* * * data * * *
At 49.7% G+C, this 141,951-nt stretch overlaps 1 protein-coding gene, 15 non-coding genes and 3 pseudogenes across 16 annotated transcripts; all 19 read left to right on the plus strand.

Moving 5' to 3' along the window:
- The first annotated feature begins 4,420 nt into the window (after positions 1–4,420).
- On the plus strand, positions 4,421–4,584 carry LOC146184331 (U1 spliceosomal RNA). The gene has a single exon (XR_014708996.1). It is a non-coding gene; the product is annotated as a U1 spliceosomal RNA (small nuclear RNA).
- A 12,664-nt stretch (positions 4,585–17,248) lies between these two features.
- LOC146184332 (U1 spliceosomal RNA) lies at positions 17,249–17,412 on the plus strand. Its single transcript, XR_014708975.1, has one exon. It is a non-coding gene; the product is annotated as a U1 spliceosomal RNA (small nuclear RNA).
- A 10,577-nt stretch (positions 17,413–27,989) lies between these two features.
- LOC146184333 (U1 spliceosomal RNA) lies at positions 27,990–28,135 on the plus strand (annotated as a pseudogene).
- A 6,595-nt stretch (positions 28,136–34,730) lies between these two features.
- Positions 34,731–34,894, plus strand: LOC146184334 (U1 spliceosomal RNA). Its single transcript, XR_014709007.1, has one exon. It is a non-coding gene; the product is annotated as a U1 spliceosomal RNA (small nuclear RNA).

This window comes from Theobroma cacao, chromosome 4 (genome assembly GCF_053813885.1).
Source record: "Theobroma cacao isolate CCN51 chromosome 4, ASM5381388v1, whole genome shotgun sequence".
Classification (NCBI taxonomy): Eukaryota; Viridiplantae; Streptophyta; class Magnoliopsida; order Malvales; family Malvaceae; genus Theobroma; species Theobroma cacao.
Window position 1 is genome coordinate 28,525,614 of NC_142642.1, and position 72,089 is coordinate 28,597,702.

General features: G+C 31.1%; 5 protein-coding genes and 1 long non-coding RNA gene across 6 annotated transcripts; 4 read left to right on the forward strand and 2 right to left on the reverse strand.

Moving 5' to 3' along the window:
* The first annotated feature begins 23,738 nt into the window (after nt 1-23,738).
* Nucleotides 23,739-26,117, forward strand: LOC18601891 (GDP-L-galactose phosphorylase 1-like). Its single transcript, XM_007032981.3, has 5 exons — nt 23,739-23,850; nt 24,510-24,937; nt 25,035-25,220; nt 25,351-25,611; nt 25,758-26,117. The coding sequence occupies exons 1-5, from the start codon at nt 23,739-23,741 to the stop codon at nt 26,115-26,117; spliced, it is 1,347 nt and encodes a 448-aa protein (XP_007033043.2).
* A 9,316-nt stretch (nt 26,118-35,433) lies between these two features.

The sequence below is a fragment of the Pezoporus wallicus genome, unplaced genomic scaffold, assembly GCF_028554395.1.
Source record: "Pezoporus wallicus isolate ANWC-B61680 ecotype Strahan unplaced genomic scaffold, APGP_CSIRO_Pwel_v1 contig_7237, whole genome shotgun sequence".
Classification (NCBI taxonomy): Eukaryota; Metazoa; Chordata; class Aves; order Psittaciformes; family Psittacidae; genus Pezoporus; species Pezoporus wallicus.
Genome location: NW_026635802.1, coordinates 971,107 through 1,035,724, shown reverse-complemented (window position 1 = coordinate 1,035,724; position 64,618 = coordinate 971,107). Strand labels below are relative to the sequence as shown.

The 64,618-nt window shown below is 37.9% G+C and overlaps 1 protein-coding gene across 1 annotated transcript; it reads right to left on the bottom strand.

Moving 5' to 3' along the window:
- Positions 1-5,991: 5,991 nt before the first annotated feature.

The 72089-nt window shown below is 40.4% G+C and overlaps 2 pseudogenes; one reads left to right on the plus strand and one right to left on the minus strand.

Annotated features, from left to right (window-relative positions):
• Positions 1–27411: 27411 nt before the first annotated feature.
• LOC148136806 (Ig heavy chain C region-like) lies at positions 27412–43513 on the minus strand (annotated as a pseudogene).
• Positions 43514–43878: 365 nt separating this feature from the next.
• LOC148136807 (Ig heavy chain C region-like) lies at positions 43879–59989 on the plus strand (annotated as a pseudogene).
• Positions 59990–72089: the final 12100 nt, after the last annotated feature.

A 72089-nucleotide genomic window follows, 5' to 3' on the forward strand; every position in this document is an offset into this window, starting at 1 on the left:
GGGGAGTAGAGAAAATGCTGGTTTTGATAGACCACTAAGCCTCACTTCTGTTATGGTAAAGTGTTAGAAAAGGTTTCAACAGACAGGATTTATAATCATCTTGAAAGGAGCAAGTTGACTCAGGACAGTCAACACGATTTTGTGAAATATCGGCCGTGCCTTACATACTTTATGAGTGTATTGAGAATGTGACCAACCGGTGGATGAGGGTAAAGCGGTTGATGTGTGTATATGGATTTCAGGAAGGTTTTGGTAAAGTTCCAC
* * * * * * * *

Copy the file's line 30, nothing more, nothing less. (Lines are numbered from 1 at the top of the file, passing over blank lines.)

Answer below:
• LOC148136806 (Ig heavy chain C region-like) lies at positions 27412–43513 on the minus strand (annotated as a pseudogene).